“What was important to me to get into the work was the way that we find ourselves pulling back from our families and then drawn back to them again.”

Clubine has received formal formation as a Catholic writer in the newly established Master of Fine Arts of Creative Writing program at the University of St. Thomas in Houston. Co-founded by poet James Matthew Wilson and Joshua Hren, founder and publisher of Wiseblood Books, the MFA program is distinguished from others by its foundation in the Western canon and focus on the American Catholic literary tradition. Wilson and Hren are explicit in stating their desire for a “revival” of that tradition.

Beginning with the study of Plato, Aristotle, Augustine and Dante, Clubine says that one of the goals of the program is to “actually teach young writers to think critically about how they go about their craft and why even thinking about craft matters.”

Clubine speaks of “three big takeaways” from her experience at St. Thomas that have “informed her manuscript.”

“The first one is just the sense that beauty matters,” said Clubine. “It matters whether you’re working towards beauty or against it, and that is very important for anyone engaged in the art of making.”

The second takeaway, to Clubine, is the notion “that reality is rightly ordered.”

“If you accept that God in His act of creation has rightly ordered things, then we, as sub-creators or co-creators in the reality, have some sort of call to right ordering.”

This call to order is applicable to the craft of poetry.

“We look a lot at the history of form in poetry and how those forms were brought about and then why they were lost. We are interested in recovering those forms. Not in the sense of going back to archaic forms of writing, but in the sense of returning to a way of making poetry that is trying to be rightly ordered in the only ways we know how, based on the literary tradition that we have.”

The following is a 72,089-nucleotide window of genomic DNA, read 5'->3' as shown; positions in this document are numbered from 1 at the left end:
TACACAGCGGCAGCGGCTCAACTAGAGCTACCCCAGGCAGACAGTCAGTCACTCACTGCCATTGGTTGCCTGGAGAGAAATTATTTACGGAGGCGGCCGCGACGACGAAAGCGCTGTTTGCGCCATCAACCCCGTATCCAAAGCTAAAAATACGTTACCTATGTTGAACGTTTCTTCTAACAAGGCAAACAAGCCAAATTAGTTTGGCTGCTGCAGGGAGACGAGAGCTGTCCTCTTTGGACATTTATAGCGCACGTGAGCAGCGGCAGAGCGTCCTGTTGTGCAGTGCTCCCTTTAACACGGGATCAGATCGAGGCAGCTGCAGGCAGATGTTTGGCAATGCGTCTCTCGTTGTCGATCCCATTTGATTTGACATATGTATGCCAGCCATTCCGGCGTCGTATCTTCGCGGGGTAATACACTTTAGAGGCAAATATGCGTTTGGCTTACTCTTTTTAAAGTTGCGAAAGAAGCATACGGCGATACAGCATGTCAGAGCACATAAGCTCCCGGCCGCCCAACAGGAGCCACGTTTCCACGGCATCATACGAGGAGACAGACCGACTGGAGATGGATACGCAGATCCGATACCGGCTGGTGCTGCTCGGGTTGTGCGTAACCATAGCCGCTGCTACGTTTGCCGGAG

The third takeaway is “maybe why I was drawn to a Catholic MFA,” Clubine reflects. She is drawn to the “idea that reality has multiple layers of meaning to it.”

“Hopefully, if you’ve created a good poem, there is a narrative on the surface that can be followed, but the more time you spend with it and the more you peer into the being of the work, the more you can push into those deeper levels of meaning.”

As one of only two Canadians enrolled in the program, Clubine is conscious of the responsibility of another kind of homecoming: the translation of her study of the American Catholic literary tradition to the Canadian context.

Clubine says she is coming “back to my homeland” with questions: “What is our literary tradition? What has Catholic writing looked like in Canada? Does it look like anything right now?”

Clubine answers in the negative to her last question but says, “I’m interested in how we can not only glom onto this movement, but also make it our own. How do we take that home and make it our own and start our own conversations here?”

When asked what it means to be a Catholic poet in Canada today, Clubine notes that “something that I’ve personally identified is the obsession with the sublime.”

Clubine references the women writers who arrived in Canada as settlers in the 1800s, Susanna Moodie and Catherine Parr Traill, who are “almost shocked by the landscape and secondarily, shocked by how clearly they see God in the landscape. I think our language for it has changed, but I don’t think that sentiment or that spirit has changed.”

This “obsession with the sublime” in the landscape is something Clubine sees as “very particular to the Canadian experience” and is common to all.

“I think it’s a fantastic point of entry into conversation for Catholic and non-Catholic artists in Canada to be in dialogue because there is a shared thing that we can’t quite get away from.”

Clubine summarizes the synthesis of the Catholic and Canadian elements of her artistic work when she reflects, “To sit down and write poetry is, without over exaggerating, to participate in the cosmic order.”

The Life Cycle of a Mayfly will be published by Vallum Press this month.